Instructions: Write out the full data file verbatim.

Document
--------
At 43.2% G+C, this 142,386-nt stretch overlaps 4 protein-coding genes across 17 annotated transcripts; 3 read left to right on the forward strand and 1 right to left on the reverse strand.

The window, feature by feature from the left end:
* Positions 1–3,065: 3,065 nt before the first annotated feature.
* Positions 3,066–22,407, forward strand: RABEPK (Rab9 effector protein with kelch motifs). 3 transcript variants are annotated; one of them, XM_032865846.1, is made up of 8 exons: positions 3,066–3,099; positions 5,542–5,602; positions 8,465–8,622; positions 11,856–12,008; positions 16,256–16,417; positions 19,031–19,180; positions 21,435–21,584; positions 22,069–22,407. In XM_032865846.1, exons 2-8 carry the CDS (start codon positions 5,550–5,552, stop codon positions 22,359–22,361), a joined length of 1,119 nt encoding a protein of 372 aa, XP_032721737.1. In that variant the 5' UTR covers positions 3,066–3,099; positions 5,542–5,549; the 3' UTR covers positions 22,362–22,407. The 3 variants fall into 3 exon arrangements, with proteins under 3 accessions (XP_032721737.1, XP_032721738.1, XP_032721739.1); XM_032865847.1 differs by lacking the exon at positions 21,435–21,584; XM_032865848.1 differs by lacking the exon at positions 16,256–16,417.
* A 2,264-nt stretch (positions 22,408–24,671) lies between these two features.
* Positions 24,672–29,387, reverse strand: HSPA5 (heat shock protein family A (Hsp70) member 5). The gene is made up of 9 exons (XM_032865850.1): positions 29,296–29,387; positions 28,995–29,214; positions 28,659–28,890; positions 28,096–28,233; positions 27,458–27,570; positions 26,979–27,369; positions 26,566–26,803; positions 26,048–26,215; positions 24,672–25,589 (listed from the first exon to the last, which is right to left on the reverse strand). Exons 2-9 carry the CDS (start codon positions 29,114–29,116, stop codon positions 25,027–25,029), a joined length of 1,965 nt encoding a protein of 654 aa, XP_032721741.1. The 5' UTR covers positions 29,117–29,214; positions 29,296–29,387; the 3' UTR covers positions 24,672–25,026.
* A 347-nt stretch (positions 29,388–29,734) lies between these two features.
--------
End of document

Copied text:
At 43.2% G+C, this 142,386-nt stretch overlaps 4 protein-coding genes across 17 annotated transcripts; 3 read left to right on the forward strand and 1 right to left on the reverse strand.

The window, feature by feature from the left end:
* Positions 1–3,065: 3,065 nt before the first annotated feature.
* Positions 3,066–22,407, forward strand: RABEPK (Rab9 effector protein with kelch motifs). 3 transcript variants are annotated; one of them, XM_032865846.1, is made up of 8 exons: positions 3,066–3,099; positions 5,542–5,602; positions 8,465–8,622; positions 11,856–12,008; positions 16,256–16,417; positions 19,031–19,180; positions 21,435–21,584; positions 22,069–22,407. In XM_032865846.1, exons 2-8 carry the CDS (start codon positions 5,550–5,552, stop codon positions 22,359–22,361), a joined length of 1,119 nt encoding a protein of 372 aa, XP_032721737.1. In that variant the 5' UTR covers positions 3,066–3,099; positions 5,542–5,549; the 3' UTR covers positions 22,362–22,407. The 3 variants fall into 3 exon arrangements, with proteins under 3 accessions (XP_032721737.1, XP_032721738.1, XP_032721739.1); XM_032865847.1 differs by lacking the exon at positions 21,435–21,584; XM_032865848.1 differs by lacking the exon at positions 16,256–16,417.
* A 2,264-nt stretch (positions 22,408–24,671) lies between these two features.
* Positions 24,672–29,387, reverse strand: HSPA5 (heat shock protein family A (Hsp70) member 5). The gene is made up of 9 exons (XM_032865850.1): positions 29,296–29,387; positions 28,995–29,214; positions 28,659–28,890; positions 28,096–28,233; positions 27,458–27,570; positions 26,979–27,369; positions 26,566–26,803; positions 26,048–26,215; positions 24,672–25,589 (listed from the first exon to the last, which is right to left on the reverse strand). Exons 2-9 carry the CDS (start codon positions 29,114–29,116, stop codon positions 25,027–25,029), a joined length of 1,965 nt encoding a protein of 654 aa, XP_032721741.1. The 5' UTR covers positions 29,117–29,214; positions 29,296–29,387; the 3' UTR covers positions 24,672–25,026.
* A 347-nt stretch (positions 29,388–29,734) lies between these two features.